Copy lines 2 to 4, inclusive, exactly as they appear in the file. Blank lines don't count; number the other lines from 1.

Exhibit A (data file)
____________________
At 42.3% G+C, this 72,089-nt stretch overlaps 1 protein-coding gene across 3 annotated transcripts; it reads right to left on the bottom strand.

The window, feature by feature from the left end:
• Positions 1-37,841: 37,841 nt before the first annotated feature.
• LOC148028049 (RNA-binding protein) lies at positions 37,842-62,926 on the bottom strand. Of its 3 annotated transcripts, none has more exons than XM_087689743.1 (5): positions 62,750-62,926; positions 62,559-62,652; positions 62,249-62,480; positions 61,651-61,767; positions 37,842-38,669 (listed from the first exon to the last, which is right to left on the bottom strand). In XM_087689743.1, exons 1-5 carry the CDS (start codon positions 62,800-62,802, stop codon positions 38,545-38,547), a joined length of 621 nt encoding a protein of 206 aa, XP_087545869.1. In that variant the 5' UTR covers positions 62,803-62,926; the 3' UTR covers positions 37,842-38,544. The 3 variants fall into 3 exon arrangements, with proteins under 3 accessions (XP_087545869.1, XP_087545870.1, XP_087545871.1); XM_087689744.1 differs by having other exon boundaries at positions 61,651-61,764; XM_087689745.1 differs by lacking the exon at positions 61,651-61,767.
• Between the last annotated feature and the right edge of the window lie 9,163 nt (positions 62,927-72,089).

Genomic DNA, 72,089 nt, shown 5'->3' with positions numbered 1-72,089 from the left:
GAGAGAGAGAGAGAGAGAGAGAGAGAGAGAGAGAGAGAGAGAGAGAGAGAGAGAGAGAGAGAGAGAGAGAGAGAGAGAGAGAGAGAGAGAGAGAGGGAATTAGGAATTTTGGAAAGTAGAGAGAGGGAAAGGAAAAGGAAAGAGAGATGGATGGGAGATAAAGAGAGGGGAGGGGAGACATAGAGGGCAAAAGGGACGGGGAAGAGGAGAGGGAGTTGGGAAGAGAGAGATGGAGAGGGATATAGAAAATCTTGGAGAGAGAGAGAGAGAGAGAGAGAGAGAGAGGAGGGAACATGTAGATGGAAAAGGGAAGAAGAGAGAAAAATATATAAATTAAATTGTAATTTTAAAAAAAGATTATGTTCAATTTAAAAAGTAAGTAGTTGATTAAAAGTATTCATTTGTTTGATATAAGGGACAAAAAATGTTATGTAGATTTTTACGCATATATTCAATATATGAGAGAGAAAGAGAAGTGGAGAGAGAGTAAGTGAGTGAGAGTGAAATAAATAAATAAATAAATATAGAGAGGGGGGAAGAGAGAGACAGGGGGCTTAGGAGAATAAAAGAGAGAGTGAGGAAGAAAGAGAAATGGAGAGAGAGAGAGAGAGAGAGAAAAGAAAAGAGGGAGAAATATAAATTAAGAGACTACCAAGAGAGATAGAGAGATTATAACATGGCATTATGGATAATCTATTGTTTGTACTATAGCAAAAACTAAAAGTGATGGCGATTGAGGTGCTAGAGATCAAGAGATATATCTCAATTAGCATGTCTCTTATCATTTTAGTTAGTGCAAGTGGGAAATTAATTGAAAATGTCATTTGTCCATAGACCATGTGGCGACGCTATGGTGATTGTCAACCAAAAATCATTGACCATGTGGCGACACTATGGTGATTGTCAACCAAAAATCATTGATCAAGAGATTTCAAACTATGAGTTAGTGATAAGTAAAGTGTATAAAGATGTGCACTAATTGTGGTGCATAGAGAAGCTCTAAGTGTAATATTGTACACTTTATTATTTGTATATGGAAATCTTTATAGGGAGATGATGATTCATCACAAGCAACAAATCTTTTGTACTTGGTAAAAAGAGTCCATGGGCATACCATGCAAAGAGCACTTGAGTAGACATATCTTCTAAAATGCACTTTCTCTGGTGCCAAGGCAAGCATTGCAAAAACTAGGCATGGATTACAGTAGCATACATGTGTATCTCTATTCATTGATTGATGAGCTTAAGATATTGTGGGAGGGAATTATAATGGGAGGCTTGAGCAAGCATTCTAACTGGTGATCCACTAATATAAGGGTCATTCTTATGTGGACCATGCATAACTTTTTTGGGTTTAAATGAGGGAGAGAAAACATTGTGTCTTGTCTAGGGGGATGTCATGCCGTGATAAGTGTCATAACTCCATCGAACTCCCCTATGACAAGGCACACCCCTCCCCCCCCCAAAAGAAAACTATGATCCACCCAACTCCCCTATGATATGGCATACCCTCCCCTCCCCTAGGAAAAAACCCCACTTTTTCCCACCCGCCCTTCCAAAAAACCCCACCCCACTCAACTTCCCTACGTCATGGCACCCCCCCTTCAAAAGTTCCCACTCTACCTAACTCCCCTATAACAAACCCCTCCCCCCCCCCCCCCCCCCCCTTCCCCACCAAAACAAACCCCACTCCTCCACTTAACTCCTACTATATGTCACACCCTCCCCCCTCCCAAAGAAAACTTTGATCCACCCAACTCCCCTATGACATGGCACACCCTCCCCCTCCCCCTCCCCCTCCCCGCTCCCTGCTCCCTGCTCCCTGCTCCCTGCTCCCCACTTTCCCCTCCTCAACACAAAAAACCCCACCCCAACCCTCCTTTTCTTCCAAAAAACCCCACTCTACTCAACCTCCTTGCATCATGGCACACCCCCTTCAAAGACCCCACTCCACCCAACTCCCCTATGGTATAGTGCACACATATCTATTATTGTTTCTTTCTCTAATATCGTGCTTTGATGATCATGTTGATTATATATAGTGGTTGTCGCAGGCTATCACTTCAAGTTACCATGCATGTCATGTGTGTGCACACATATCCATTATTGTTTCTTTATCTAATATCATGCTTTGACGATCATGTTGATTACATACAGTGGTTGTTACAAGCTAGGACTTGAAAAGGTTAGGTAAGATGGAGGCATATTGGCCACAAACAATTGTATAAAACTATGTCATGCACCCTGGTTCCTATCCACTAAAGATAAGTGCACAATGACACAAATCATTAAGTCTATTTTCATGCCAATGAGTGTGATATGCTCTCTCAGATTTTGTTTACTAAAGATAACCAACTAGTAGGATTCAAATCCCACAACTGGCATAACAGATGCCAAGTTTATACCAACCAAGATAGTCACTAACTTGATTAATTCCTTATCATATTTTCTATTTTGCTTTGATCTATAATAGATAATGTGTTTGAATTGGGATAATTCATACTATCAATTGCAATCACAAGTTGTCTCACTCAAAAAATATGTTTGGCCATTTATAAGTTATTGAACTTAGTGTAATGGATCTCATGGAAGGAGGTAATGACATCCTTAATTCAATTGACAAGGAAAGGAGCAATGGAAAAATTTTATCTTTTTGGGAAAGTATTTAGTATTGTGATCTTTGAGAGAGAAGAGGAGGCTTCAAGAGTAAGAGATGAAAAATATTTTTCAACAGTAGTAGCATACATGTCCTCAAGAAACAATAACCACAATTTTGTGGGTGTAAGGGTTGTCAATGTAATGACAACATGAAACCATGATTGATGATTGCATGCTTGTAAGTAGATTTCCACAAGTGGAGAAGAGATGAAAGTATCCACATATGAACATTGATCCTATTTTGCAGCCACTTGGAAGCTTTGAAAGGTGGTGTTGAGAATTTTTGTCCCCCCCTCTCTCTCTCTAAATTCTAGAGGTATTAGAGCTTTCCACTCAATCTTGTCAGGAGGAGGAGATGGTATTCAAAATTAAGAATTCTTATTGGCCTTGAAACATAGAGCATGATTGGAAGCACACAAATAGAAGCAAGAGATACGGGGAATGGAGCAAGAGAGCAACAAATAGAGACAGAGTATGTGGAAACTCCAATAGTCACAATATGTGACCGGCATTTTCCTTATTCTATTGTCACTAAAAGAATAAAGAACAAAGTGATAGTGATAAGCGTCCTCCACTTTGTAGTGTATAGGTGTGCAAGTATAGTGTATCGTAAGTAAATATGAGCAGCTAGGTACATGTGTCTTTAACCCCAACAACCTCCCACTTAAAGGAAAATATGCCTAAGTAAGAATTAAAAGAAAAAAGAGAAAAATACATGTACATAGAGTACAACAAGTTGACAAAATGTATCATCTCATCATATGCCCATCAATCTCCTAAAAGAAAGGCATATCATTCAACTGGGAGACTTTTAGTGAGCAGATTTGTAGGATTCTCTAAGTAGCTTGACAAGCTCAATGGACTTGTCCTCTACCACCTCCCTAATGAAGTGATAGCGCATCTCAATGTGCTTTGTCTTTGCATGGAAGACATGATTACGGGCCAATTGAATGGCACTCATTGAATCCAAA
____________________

The window, feature by feature from the left end:
• Positions 1-37,841: 37,841 nt before the first annotated feature.
• LOC148028049 (RNA-binding protein) lies at positions 37,842-62,926 on the bottom strand. Of its 3 annotated transcripts, none has more exons than XM_087689743.1 (5): positions 62,750-62,926; positions 62,559-62,652; positions 62,249-62,480; positions 61,651-61,767; positions 37,842-38,669 (listed from the first exon to the last, which is right to left on the bottom strand). In XM_087689743.1, exons 1-5 carry the CDS (start codon positions 62,800-62,802, stop codon positions 38,545-38,547), a joined length of 621 nt encoding a protein of 206 aa, XP_087545869.1. In that variant the 5' UTR covers positions 62,803-62,926; the 3' UTR covers positions 37,842-38,544. The 3 variants fall into 3 exon arrangements, with proteins under 3 accessions (XP_087545869.1, XP_087545870.1, XP_087545871.1); XM_087689744.1 differs by having other exon boundaries at positions 61,651-61,764; XM_087689745.1 differs by lacking the exon at positions 61,651-61,767.